Killing, Letting Die and Moral Perception: A Reply to Grant Gillett
Bioethics. 1999 Oct; 13(5): 414-425.
A number of philosophers in recent times have employed arguments to show that there is no morally relevant difference between killing a patient and allowing that patient to die in those circumstances where the outcome is virtually identical and where death is preventable, at least for a significant time. From his perspective as both a philosopher and a clinician, Grant Gillett has rejected such general and abstract arguments in the light of the intuitions and moral perceptions available to clinicians and those who care for the terminally ill. I argue that his strategy fails, is massively question-begging, and that his appeal to the notion of 'moral particularism', far from being an alternative to cogent philosophical argument, actually supports the very position he has attempted to discredit.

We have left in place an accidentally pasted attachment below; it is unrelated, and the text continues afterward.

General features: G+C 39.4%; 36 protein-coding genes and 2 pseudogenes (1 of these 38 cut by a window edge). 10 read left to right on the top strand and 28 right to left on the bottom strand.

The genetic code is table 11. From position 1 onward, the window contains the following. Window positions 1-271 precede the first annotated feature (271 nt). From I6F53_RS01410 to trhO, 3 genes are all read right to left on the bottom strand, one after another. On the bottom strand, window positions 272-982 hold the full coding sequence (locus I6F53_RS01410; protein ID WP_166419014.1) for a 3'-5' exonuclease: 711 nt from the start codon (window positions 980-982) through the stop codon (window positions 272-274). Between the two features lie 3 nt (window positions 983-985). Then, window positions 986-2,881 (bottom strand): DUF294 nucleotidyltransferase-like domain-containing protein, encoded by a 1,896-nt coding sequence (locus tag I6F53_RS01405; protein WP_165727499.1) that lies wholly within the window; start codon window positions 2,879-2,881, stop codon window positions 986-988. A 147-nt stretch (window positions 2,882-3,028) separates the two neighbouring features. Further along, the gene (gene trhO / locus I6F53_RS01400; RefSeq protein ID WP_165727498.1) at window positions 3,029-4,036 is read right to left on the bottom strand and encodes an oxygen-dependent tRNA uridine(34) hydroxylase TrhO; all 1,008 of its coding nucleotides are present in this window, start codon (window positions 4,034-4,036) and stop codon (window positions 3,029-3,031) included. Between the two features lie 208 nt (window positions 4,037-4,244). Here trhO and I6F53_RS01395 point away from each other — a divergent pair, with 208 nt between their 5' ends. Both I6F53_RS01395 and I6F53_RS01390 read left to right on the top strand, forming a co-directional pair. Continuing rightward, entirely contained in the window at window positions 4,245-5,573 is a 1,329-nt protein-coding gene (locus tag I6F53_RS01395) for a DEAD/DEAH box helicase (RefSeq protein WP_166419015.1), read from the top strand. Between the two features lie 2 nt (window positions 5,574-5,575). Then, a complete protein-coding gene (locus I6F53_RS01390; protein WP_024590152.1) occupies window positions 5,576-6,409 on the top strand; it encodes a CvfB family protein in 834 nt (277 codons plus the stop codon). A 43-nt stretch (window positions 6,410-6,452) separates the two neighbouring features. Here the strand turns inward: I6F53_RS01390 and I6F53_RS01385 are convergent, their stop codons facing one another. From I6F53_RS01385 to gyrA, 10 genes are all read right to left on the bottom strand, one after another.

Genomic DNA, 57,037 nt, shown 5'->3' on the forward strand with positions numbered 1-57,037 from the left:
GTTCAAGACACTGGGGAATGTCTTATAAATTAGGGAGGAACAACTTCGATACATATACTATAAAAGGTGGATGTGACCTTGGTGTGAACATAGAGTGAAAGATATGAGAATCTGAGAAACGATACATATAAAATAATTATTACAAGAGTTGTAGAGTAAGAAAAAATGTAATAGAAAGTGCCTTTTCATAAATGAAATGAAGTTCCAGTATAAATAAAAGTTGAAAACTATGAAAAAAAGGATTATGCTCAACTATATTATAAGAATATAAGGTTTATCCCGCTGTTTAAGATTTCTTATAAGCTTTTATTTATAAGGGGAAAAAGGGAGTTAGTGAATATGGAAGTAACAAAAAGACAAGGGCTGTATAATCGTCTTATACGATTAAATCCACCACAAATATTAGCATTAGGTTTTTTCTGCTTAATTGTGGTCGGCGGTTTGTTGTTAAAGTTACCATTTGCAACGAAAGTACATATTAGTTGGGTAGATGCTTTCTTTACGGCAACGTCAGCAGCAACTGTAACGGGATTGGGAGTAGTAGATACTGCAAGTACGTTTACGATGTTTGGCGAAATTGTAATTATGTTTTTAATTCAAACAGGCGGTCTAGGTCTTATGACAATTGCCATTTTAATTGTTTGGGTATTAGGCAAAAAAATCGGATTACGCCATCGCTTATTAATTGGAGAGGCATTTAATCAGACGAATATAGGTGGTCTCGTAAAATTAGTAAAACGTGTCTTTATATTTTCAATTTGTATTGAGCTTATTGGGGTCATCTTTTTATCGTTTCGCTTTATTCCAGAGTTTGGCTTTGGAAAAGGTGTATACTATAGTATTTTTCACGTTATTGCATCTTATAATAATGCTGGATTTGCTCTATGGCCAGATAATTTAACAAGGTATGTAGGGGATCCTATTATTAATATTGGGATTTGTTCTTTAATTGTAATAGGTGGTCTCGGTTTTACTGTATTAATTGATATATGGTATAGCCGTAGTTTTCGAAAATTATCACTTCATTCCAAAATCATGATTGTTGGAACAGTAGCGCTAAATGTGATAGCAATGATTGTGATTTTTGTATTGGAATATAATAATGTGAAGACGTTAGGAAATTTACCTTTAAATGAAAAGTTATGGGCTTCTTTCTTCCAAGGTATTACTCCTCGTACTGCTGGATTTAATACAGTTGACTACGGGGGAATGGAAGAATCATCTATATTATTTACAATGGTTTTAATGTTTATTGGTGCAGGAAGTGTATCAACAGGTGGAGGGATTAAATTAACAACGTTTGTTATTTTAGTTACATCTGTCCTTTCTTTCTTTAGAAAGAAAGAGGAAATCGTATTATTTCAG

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Gillett, Grant (1994-10)There are a number of arguments that purport to show, in general terms, that there is no difference between killing and letting die. These are used to justify active euthanasia on the basis of the reasons given for allowing ...
Gillett, Grant (1994-10)
Thornton, Jim (1999-10)